I have decided to tackle the peeling clearcoat on the Airstream on a casual basis – a panel or two at a time. So today I continued to use up the Stypeeze on some lower panels. I found that the top half came off fast – I could hear the covering crinkling up as I applied stripper below. The lower half was much tougher- I wonder if they put two layers down nearer the road.
|The clearcoat comes off pretty well after 15-20 minutes using water and a rag (and protective gloves.)|
As I have cleared off areas, I am noting areas of so-called filiform. Filiform corrosion on Airstream happens at the cut edges, rivet holes, scratches, and fittings from moisture and ocean or winter road salt begins at the unprotected aluminum at those areas and spreads under the clear coat finish, where it flourishes because it cannot dry out easily. Various owners handle it differently – some ignore it, some try to recover it with clear lacquer, others wax the heck out of it.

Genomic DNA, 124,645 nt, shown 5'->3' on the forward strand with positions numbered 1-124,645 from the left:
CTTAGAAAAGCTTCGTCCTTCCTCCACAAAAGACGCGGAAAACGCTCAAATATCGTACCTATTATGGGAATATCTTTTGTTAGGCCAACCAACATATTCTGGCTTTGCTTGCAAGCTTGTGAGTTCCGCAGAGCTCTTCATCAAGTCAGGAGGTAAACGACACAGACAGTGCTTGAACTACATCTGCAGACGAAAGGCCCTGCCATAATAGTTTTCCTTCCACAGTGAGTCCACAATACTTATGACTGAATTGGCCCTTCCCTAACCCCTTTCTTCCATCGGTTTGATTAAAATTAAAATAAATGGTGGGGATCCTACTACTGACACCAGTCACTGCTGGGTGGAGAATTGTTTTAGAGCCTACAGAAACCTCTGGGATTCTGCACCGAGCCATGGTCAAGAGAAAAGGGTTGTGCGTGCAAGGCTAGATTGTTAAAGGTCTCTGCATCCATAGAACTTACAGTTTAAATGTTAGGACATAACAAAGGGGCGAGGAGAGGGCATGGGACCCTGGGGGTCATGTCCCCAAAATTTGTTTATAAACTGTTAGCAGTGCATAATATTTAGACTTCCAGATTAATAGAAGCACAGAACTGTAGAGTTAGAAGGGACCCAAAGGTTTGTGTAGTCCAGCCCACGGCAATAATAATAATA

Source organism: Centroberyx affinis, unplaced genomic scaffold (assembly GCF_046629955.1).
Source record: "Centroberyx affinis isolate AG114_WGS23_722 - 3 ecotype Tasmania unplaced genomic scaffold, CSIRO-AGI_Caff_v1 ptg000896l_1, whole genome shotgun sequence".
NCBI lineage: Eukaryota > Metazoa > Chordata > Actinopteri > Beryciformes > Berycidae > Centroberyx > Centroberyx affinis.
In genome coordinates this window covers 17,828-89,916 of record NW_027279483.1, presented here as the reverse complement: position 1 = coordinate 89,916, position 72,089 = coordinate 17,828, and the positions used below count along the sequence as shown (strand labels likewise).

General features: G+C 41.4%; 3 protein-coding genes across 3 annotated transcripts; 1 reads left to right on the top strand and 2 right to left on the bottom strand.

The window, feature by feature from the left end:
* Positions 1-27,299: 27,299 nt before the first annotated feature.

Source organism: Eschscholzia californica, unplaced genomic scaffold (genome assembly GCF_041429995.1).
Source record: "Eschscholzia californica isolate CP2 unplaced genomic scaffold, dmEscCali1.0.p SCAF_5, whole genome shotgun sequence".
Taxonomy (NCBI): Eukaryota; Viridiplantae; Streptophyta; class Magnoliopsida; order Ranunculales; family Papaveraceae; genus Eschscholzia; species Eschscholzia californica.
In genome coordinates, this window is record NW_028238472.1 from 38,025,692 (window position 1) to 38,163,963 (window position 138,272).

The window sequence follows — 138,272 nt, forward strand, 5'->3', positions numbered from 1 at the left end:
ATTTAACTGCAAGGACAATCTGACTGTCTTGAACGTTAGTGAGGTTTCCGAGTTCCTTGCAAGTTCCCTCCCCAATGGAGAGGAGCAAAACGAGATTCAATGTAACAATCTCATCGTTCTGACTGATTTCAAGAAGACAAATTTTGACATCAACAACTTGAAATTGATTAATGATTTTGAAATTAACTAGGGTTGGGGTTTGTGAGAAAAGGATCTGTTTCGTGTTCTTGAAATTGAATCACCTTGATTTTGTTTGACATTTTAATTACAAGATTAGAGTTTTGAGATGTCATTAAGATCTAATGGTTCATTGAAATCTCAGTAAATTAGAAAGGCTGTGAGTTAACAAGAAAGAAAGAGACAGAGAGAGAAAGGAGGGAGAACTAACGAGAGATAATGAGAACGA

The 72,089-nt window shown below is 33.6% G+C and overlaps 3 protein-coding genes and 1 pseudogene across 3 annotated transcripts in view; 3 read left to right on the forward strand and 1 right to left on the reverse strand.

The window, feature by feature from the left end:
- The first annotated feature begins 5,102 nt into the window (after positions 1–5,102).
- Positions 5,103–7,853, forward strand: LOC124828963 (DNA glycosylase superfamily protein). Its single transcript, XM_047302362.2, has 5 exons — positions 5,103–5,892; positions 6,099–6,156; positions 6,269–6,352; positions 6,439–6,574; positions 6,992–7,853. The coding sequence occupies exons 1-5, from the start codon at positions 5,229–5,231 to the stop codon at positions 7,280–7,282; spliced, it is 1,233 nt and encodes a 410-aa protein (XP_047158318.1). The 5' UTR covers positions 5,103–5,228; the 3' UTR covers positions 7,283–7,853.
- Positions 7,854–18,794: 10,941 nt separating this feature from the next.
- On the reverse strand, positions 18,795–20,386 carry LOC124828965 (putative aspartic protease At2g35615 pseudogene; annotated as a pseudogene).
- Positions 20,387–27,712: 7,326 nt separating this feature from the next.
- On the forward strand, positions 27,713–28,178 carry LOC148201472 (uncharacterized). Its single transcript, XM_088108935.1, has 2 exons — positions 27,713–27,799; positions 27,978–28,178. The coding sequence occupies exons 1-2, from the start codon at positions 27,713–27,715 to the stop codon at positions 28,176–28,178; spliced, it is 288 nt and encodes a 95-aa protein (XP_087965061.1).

|Here is some filiform along a seam.|
|filiform forms around rivets as well.|
In doing some online research, I found that a combination of wet sandpaper and then polishing is the way to go. I only had 400 grit sandpaper (I need 800, 1000 as well) so I tried a couple of test spots. Here’s how it looks — not sure it is better but it is nearly gone.
I purchased a gallon of stripper from Steve at Vintage Trailer Supply and will start using that next week. It promises to be easier on the user.
I read somewhere that it takes 200 hours to polish an Airstream the first time. I may do half this year and the rest next. So it might look a little strange – hey, get over it!